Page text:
I have started working on a project and I made some unwanted commits which I pushed to origin master. Now, when I try to do a pull request, Github wants to commit all of the previous commits.

My question is, how do I remove the unwanted commits and commit the changes that I want to commit so that I am up to date with master?

  • Look up "git rebase". you can squash commits together, and leave some commits out. – Abe Petrillo Jan 20 '12 at 19:30

I assume your origin is your own fork of some project that you want to do a pull request too?

Since you will be changing history (by resetting the head) you will need to push with --force flag. Locate the hash of your last good commit using git log.

Now run

git reset SHA

This will change your head to that sha and preserve the changes in the files since that last good commit, your index will also be reset.

Now you can change your code and do the commits you want. But you have to do git push --force since you changed the history of the repository. This means that anyone who forked your repository won't be able to pull changes from you anymore. But you will be able to do a pull request to your upstream.

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  • Is force pushing only a problem if someone forks the branch my pull request was based on? Or if they do any fork at all from my repository? If they delete the offending branch can they sync with my repository again? Is there a way to remove commits from a pull request cleanly without force pushing? – endolith Jul 24 '13 at 19:59
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    @endolith Only if they base commits on your branch. Any commit that is a descendant of a commit that is later rebased will be affected and can't be trivially merged as the original commit no longer exists. As long as no one merges or base commits on your pull-request until your done force pushing your free to change your pull-request by force-pushing to your branch should you so wish. It shouldn't happen if you make it clear in your pull request that your actively changing it. – Simon Stender Boisen Aug 3 '13 at 20:33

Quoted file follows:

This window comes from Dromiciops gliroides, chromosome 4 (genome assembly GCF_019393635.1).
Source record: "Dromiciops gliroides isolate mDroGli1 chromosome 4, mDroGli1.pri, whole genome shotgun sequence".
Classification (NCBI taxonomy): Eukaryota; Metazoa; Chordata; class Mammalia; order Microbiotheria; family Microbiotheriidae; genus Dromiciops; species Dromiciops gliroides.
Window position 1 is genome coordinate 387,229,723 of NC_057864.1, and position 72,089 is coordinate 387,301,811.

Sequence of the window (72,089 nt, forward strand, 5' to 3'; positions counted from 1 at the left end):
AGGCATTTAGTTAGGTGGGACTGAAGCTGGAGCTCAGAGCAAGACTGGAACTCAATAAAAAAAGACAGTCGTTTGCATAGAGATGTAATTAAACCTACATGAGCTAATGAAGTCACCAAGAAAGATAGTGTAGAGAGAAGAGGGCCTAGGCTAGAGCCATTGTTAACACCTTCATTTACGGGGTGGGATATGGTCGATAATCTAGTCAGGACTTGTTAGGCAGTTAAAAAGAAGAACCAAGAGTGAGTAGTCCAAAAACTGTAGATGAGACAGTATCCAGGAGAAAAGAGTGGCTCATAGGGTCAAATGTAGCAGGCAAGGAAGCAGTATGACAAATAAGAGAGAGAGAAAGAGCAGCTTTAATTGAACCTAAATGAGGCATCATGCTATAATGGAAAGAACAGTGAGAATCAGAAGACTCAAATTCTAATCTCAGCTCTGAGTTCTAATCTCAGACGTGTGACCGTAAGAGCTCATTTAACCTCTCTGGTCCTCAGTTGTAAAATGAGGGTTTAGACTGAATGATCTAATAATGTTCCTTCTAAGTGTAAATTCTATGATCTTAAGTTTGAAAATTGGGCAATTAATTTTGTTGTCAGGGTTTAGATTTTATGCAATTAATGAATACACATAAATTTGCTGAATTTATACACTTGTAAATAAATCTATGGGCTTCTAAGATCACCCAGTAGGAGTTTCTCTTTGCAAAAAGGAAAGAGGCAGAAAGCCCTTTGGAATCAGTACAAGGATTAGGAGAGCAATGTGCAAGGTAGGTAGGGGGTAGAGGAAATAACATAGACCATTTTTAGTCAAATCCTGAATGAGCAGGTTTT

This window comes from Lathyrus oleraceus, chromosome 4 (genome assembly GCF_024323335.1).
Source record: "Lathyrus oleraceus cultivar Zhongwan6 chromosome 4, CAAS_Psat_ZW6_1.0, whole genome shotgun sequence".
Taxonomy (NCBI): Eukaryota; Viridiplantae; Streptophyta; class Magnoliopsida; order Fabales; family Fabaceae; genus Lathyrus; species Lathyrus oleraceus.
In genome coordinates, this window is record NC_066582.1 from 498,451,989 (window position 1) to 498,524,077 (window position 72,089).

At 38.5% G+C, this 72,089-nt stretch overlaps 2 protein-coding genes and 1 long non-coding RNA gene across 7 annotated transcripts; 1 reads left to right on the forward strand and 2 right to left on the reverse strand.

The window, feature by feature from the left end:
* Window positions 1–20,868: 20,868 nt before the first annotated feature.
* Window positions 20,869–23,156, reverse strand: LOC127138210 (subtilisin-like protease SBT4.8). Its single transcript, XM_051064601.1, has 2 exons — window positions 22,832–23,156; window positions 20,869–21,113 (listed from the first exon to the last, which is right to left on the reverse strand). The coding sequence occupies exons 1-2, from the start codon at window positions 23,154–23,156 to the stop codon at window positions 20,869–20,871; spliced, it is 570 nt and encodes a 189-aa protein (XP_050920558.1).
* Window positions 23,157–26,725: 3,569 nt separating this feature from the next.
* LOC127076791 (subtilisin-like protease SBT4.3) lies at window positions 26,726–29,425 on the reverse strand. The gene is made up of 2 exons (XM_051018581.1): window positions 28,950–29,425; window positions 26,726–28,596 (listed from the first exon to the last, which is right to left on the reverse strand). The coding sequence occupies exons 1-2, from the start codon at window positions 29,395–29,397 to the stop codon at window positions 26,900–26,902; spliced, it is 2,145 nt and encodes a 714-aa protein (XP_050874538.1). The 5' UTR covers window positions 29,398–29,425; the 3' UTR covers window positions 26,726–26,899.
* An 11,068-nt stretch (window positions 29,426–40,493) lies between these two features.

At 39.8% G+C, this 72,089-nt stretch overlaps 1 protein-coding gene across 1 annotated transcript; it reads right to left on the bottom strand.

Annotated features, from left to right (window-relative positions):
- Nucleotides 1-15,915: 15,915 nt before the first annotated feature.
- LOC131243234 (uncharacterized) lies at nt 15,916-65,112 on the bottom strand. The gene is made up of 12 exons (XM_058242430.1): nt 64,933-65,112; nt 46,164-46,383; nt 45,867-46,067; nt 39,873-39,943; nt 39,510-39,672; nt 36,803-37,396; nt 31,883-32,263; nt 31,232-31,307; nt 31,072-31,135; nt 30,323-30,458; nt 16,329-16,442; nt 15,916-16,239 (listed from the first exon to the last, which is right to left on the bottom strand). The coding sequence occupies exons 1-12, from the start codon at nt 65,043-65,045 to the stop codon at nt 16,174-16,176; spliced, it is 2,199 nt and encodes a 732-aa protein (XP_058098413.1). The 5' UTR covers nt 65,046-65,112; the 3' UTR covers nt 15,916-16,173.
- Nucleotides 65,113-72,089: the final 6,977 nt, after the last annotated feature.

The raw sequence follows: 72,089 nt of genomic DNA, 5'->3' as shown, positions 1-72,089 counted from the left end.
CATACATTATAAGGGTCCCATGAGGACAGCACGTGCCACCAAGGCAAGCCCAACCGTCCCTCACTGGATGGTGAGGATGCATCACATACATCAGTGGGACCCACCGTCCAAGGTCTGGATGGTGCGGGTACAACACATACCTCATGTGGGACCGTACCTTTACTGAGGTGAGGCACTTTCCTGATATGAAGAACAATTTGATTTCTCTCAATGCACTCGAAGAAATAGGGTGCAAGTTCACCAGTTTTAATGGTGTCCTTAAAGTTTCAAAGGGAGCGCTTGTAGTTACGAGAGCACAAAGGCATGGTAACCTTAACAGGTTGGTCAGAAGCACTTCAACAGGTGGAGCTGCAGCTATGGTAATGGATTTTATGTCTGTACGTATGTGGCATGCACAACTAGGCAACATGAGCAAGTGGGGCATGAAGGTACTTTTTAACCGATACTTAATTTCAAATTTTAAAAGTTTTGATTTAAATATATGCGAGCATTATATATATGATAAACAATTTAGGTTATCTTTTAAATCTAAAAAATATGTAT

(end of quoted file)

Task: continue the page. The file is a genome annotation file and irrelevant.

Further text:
• The pull request has to be open for the change of branch to take effect – Bartlomiej Lewandowski Apr 29 '14 at 9:55
  • Just want to mention that this works really well with GitHub. Previously I used to close the pull request every time changes were requested and ended up creating more branches and pull requests. With this approach, it's like the unwanted commits were never there... and one gets to use the same branch and the same pull request. – Nagev Sep 13 '17 at 8:22

If you are using git gui, Goto git gui and visualize your branch history. (before doing the next step, take a backup of the local changes that you want to push) Right click to the point where the branch wants to reset to master and click reset. After resetting, in command line, type git push -f Now make the necessary changes in the branch , commit n push again. If you create a pull request now, it will have only the new commit after the branch reset.

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